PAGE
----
updated 10/30/2004 7:52:22 AM ET 2004-10-30T11:52:22

Accused witches — and their cats — executed during a wave of hysteria and religious ferment hundreds of years ago will be pardoned on Halloween in this Scottish township, a court official said Friday.

Sunday’s ceremony will publicly pardon 81 people executed in the 16th and 17th centuries for being witches. The pardons have been granted under ancient feudal powers due to be abolished within weeks.

“There’ll be no witches’ hats, dress-ups or that sort of thing — it will be a fairly solemn occasion,” said Adele Conn, spokeswoman for the baronial court granting the pardons.

More than 3,500 Scots, mainly woman and children, and their cats were killed in witch hunts. Many were condemned on flimsy evidence, such as owning a black cat or brewing homemade remedies.

Prestonpans region recorded one of the largest numbers of witch executions in Scotland, said Conn, who is the “mountjoye,” or official spokeswoman, for the Barons Courts of Prestoungrange & Dolphinstoun.

Absolute pardons
Gordon Prestoungrange, the 14th baron, granted the pardons in the last session of his court, which is due to be abolished Nov. 28, she said.

“Most of those persons condemned for witchcraft within the jurisdiction of the Baron Courts of Prestoungrange and Dolphinstoun were convicted on the basis of spectral evidence — that is to say, prosecuting witnesses declared that they felt the presence of evil sprits or heard spirit voices,” the court said in its written findings.

“Such spectral evidence is impossible to prove or to disprove; nor is it possible for the accused to cross-examine the spirit concerned. One is convicted upon the very making of such charges without any possibility of offering a defense.”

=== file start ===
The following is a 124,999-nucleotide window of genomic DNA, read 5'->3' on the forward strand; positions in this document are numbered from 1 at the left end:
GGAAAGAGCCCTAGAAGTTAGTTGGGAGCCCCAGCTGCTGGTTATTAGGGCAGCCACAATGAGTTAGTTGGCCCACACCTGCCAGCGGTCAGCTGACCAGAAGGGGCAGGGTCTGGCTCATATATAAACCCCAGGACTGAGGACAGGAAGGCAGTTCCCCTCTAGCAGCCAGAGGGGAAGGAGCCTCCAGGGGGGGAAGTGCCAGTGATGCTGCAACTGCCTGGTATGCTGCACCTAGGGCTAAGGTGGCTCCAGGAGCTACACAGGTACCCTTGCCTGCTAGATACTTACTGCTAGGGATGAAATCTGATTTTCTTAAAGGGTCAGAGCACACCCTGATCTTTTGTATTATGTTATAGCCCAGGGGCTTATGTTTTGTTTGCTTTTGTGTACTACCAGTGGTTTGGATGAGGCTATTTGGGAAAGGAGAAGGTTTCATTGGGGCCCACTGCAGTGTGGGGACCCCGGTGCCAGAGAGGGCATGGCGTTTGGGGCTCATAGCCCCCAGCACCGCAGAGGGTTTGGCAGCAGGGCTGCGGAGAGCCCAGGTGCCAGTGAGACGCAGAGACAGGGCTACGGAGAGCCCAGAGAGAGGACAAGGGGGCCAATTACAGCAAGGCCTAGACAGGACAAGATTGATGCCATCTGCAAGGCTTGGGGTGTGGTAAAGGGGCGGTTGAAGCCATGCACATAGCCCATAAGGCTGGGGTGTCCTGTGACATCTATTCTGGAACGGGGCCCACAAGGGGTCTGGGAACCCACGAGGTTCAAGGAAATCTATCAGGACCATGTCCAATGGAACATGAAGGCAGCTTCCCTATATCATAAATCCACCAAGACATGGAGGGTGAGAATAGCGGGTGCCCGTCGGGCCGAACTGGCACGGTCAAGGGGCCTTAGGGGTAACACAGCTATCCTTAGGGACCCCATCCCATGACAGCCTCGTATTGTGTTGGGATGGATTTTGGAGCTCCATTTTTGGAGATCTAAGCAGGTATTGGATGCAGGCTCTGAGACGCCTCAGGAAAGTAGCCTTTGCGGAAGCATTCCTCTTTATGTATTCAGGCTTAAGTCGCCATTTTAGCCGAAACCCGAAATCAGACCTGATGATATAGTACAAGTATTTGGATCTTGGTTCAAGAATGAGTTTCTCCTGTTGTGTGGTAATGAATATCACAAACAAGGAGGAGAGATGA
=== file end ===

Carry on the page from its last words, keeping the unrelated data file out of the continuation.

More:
The court declared an absolute pardon to all those convicted, “as well as to the cats concerned.”

Descendents invited
Conn said 15 local descendants of executed witches had been invited to attend the ceremony and inaugural Witches’ Remembrance Day, which will become an annual event in the township each Halloween. The fishing village is located about 20 miles east of Edinburgh.

One of those descendants, graphic designer Andrew White, 39, said he was intrigued by the idea of having a potential witch in the family.

“You have to remember that in those days you could have got burned at the stake for just about anything,” he said. “But I’ll be trying my secret powers with the lottery next week.”

White, who was told of his ancestor by the Barons Court just three weeks ago, said the community was welcoming of pardon.

“It’s too late to apologize but it’s a sort of symbolic recognition that these people were put to death for hysterical ignorance and paranoia,” said local historian Roy Pugh, who presented evidence to the court supporting the pardons.

The last execution for witchcraft in Scotland was in 1727. Such cases were outlawed by the Witchcraft Act of 1735, which made it a crime only to pretend to be a witch.

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